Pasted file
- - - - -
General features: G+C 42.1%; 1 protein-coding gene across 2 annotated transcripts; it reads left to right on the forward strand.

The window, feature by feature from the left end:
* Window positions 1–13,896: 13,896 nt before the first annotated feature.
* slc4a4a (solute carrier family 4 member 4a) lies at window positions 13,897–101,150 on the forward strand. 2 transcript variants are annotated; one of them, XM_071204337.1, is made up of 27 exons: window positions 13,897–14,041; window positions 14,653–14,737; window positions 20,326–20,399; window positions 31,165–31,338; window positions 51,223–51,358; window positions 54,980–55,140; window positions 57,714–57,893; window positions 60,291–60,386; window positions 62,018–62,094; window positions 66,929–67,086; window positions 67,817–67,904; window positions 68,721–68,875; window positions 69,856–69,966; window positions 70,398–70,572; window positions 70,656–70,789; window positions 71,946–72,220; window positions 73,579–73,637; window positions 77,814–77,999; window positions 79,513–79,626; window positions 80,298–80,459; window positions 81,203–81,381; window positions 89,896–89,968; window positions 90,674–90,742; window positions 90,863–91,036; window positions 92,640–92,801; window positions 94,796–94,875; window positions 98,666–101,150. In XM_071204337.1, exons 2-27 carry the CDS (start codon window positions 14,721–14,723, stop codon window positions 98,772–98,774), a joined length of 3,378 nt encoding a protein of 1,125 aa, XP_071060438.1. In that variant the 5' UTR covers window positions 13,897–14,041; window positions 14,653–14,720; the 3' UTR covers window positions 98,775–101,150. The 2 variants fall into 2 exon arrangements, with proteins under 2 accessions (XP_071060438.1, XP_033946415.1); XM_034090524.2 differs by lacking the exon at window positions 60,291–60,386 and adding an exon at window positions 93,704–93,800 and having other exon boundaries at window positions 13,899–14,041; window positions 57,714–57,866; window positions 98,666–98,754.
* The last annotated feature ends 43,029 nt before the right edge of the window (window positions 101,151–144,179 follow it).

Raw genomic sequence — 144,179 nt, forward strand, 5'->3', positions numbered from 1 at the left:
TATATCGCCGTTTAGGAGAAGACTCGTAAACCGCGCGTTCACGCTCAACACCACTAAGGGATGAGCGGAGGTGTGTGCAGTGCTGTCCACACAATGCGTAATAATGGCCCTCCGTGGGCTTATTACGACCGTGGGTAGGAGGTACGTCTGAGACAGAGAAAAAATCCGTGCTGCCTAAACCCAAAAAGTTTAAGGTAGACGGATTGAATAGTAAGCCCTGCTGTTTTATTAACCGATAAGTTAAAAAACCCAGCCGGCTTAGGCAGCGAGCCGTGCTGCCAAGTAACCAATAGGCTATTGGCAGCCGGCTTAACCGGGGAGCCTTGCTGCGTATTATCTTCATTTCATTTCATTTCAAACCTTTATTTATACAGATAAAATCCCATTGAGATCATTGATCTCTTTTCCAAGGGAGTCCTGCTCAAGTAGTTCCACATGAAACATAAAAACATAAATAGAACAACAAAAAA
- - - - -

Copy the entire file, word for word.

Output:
General features: G+C 42.1%; 1 protein-coding gene across 2 annotated transcripts; it reads left to right on the forward strand.

The window, feature by feature from the left end:
* Window positions 1–13,896: 13,896 nt before the first annotated feature.
* slc4a4a (solute carrier family 4 member 4a) lies at window positions 13,897–101,150 on the forward strand. 2 transcript variants are annotated; one of them, XM_071204337.1, is made up of 27 exons: window positions 13,897–14,041; window positions 14,653–14,737; window positions 20,326–20,399; window positions 31,165–31,338; window positions 51,223–51,358; window positions 54,980–55,140; window positions 57,714–57,893; window positions 60,291–60,386; window positions 62,018–62,094; window positions 66,929–67,086; window positions 67,817–67,904; window positions 68,721–68,875; window positions 69,856–69,966; window positions 70,398–70,572; window positions 70,656–70,789; window positions 71,946–72,220; window positions 73,579–73,637; window positions 77,814–77,999; window positions 79,513–79,626; window positions 80,298–80,459; window positions 81,203–81,381; window positions 89,896–89,968; window positions 90,674–90,742; window positions 90,863–91,036; window positions 92,640–92,801; window positions 94,796–94,875; window positions 98,666–101,150. In XM_071204337.1, exons 2-27 carry the CDS (start codon window positions 14,721–14,723, stop codon window positions 98,772–98,774), a joined length of 3,378 nt encoding a protein of 1,125 aa, XP_071060438.1. In that variant the 5' UTR covers window positions 13,897–14,041; window positions 14,653–14,720; the 3' UTR covers window positions 98,775–101,150. The 2 variants fall into 2 exon arrangements, with proteins under 2 accessions (XP_071060438.1, XP_033946415.1); XM_034090524.2 differs by lacking the exon at window positions 60,291–60,386 and adding an exon at window positions 93,704–93,800 and having other exon boundaries at window positions 13,899–14,041; window positions 57,714–57,866; window positions 98,666–98,754.
* The last annotated feature ends 43,029 nt before the right edge of the window (window positions 101,151–144,179 follow it).

Raw genomic sequence — 144,179 nt, forward strand, 5'->3', positions numbered from 1 at the left:
TATATCGCCGTTTAGGAGAAGACTCGTAAACCGCGCGTTCACGCTCAACACCACTAAGGGATGAGCGGAGGTGTGTGCAGTGCTGTCCACACAATGCGTAATAATGGCCCTCCGTGGGCTTATTACGACCGTGGGTAGGAGGTACGTCTGAGACAGAGAAAAAATCCGTGCTGCCTAAACCCAAAAAGTTTAAGGTAGACGGATTGAATAGTAAGCCCTGCTGTTTTATTAACCGATAAGTTAAAAAACCCAGCCGGCTTAGGCAGCGAGCCGTGCTGCCAAGTAACCAATAGGCTATTGGCAGCCGGCTTAACCGGGGAGCCTTGCTGCGTATTATCTTCATTTCATTTCATTTCAAACCTTTATTTATACAGATAAAATCCCATTGAGATCATTGATCTCTTTTCCAAGGGAGTCCTGCTCAAGTAGTTCCACATGAAACATAAAAACATAAATAGAACAACAAAAAA